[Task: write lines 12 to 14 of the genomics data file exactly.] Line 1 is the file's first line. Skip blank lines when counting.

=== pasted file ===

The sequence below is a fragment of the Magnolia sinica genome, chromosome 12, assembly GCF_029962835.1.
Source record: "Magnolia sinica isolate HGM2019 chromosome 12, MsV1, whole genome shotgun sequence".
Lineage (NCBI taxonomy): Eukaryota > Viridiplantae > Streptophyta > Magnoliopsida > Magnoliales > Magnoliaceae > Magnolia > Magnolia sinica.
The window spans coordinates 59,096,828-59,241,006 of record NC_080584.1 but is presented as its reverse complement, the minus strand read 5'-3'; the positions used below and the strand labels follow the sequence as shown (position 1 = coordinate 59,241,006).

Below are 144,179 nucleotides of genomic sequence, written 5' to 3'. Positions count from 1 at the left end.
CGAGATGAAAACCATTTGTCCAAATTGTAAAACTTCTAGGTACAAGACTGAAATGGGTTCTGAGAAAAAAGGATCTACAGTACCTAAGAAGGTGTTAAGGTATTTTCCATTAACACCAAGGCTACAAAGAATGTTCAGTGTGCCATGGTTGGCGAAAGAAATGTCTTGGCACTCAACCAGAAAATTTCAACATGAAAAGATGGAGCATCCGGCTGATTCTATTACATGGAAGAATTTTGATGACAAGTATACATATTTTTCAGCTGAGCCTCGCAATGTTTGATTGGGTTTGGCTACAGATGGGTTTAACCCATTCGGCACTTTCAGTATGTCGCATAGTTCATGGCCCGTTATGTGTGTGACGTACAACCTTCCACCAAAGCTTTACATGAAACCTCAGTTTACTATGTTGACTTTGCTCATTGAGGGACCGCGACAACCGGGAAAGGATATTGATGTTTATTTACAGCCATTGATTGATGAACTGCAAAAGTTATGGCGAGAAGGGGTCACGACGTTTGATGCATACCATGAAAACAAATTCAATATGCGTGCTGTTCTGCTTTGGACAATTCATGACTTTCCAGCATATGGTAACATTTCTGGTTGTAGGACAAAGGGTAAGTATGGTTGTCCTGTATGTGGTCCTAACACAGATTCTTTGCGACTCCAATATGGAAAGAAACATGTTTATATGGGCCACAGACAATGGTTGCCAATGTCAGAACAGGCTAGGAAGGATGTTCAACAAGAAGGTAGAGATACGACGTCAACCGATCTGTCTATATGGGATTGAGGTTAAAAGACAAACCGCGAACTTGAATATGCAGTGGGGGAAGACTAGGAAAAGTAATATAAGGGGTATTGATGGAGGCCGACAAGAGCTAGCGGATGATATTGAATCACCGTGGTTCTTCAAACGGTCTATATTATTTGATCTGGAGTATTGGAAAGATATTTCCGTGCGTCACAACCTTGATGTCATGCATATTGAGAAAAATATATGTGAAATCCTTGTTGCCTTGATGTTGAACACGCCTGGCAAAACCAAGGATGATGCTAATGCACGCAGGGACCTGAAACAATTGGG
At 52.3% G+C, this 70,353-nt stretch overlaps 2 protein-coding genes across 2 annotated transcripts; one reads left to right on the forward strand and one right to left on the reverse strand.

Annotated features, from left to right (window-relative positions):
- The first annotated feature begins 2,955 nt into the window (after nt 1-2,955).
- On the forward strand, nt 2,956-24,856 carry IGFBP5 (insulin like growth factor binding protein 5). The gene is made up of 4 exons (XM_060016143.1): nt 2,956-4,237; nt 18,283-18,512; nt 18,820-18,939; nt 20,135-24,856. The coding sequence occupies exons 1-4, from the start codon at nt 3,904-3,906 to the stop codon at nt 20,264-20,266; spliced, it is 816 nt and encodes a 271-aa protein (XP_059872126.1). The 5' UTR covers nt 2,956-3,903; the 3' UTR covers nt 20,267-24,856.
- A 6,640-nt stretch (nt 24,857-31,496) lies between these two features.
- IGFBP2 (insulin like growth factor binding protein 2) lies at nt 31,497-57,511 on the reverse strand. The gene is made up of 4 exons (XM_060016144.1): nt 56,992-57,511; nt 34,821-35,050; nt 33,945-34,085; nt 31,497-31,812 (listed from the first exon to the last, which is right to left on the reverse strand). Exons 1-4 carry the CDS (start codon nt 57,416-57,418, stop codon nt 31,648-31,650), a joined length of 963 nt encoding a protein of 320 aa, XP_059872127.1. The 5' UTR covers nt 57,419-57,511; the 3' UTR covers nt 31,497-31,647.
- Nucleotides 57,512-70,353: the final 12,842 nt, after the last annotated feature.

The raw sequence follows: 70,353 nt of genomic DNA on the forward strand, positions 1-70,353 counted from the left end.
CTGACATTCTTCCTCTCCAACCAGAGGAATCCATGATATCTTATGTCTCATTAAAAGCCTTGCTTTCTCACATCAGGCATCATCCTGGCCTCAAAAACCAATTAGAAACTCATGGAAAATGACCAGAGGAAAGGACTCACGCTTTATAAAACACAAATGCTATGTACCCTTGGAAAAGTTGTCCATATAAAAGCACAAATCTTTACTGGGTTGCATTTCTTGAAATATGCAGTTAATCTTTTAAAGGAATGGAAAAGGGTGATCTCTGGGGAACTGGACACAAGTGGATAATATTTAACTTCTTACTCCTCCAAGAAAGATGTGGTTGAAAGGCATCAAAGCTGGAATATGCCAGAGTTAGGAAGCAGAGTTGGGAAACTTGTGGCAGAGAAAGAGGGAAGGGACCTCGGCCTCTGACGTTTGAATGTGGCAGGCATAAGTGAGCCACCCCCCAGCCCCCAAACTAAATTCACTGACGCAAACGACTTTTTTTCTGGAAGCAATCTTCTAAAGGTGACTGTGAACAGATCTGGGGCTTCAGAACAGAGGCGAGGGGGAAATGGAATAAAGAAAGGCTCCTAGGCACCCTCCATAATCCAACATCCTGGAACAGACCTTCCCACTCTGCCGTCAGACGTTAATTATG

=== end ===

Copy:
- IGFBP2 (insulin like growth factor binding protein 2) lies at nt 31,497-57,511 on the reverse strand. The gene is made up of 4 exons (XM_060016144.1): nt 56,992-57,511; nt 34,821-35,050; nt 33,945-34,085; nt 31,497-31,812 (listed from the first exon to the last, which is right to left on the reverse strand). Exons 1-4 carry the CDS (start codon nt 57,416-57,418, stop codon nt 31,648-31,650), a joined length of 963 nt encoding a protein of 320 aa, XP_059872127.1. The 5' UTR covers nt 57,419-57,511; the 3' UTR covers nt 31,497-31,647.
- Nucleotides 57,512-70,353: the final 12,842 nt, after the last annotated feature.

The raw sequence follows: 70,353 nt of genomic DNA on the forward strand, positions 1-70,353 counted from the left end.